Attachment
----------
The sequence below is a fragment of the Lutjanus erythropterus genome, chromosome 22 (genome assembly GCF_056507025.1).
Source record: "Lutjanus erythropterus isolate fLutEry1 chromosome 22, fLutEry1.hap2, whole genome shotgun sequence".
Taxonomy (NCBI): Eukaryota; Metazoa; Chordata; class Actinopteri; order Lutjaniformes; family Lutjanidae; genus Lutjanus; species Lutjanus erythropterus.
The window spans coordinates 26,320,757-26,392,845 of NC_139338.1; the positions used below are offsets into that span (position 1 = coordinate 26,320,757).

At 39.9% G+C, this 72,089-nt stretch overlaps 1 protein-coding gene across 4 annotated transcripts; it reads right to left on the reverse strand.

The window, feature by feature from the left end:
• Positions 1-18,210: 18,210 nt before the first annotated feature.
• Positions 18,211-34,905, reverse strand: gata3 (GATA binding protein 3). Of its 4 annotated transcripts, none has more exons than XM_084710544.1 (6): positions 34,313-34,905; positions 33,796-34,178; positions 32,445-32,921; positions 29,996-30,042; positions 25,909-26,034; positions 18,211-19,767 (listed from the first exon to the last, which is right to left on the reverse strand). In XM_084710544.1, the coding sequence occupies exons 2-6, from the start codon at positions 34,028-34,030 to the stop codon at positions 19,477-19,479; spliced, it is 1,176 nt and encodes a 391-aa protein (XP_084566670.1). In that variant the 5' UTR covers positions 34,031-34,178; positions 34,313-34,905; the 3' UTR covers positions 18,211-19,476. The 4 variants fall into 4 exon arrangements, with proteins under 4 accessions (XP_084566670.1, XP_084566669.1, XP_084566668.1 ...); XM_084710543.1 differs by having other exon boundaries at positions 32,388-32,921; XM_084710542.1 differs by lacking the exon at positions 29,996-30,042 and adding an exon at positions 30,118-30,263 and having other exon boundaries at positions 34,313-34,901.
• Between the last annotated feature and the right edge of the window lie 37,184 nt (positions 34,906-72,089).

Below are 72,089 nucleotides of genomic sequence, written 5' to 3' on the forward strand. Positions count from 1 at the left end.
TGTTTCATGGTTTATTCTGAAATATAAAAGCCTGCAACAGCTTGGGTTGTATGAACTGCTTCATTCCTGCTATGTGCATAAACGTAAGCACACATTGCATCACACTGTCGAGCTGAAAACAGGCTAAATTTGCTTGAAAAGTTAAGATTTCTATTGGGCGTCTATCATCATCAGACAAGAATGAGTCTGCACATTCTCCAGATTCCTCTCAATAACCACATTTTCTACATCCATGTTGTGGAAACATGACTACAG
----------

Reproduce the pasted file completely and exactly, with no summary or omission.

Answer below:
The sequence below is a fragment of the Lutjanus erythropterus genome, chromosome 22 (genome assembly GCF_056507025.1).
Source record: "Lutjanus erythropterus isolate fLutEry1 chromosome 22, fLutEry1.hap2, whole genome shotgun sequence".
Taxonomy (NCBI): Eukaryota; Metazoa; Chordata; class Actinopteri; order Lutjaniformes; family Lutjanidae; genus Lutjanus; species Lutjanus erythropterus.
The window spans coordinates 26,320,757-26,392,845 of NC_139338.1; the positions used below are offsets into that span (position 1 = coordinate 26,320,757).

At 39.9% G+C, this 72,089-nt stretch overlaps 1 protein-coding gene across 4 annotated transcripts; it reads right to left on the reverse strand.

The window, feature by feature from the left end:
• Positions 1-18,210: 18,210 nt before the first annotated feature.
• Positions 18,211-34,905, reverse strand: gata3 (GATA binding protein 3). Of its 4 annotated transcripts, none has more exons than XM_084710544.1 (6): positions 34,313-34,905; positions 33,796-34,178; positions 32,445-32,921; positions 29,996-30,042; positions 25,909-26,034; positions 18,211-19,767 (listed from the first exon to the last, which is right to left on the reverse strand). In XM_084710544.1, the coding sequence occupies exons 2-6, from the start codon at positions 34,028-34,030 to the stop codon at positions 19,477-19,479; spliced, it is 1,176 nt and encodes a 391-aa protein (XP_084566670.1). In that variant the 5' UTR covers positions 34,031-34,178; positions 34,313-34,905; the 3' UTR covers positions 18,211-19,476. The 4 variants fall into 4 exon arrangements, with proteins under 4 accessions (XP_084566670.1, XP_084566669.1, XP_084566668.1 ...); XM_084710543.1 differs by having other exon boundaries at positions 32,388-32,921; XM_084710542.1 differs by lacking the exon at positions 29,996-30,042 and adding an exon at positions 30,118-30,263 and having other exon boundaries at positions 34,313-34,901.
• Between the last annotated feature and the right edge of the window lie 37,184 nt (positions 34,906-72,089).

Below are 72,089 nucleotides of genomic sequence, written 5' to 3' on the forward strand. Positions count from 1 at the left end.
TGTTTCATGGTTTATTCTGAAATATAAAAGCCTGCAACAGCTTGGGTTGTATGAACTGCTTCATTCCTGCTATGTGCATAAACGTAAGCACACATTGCATCACACTGTCGAGCTGAAAACAGGCTAAATTTGCTTGAAAAGTTAAGATTTCTATTGGGCGTCTATCATCATCAGACAAGAATGAGTCTGCACATTCTCCAGATTCCTCTCAATAACCACATTTTCTACATCCATGTTGTGGAAACATGACTACAG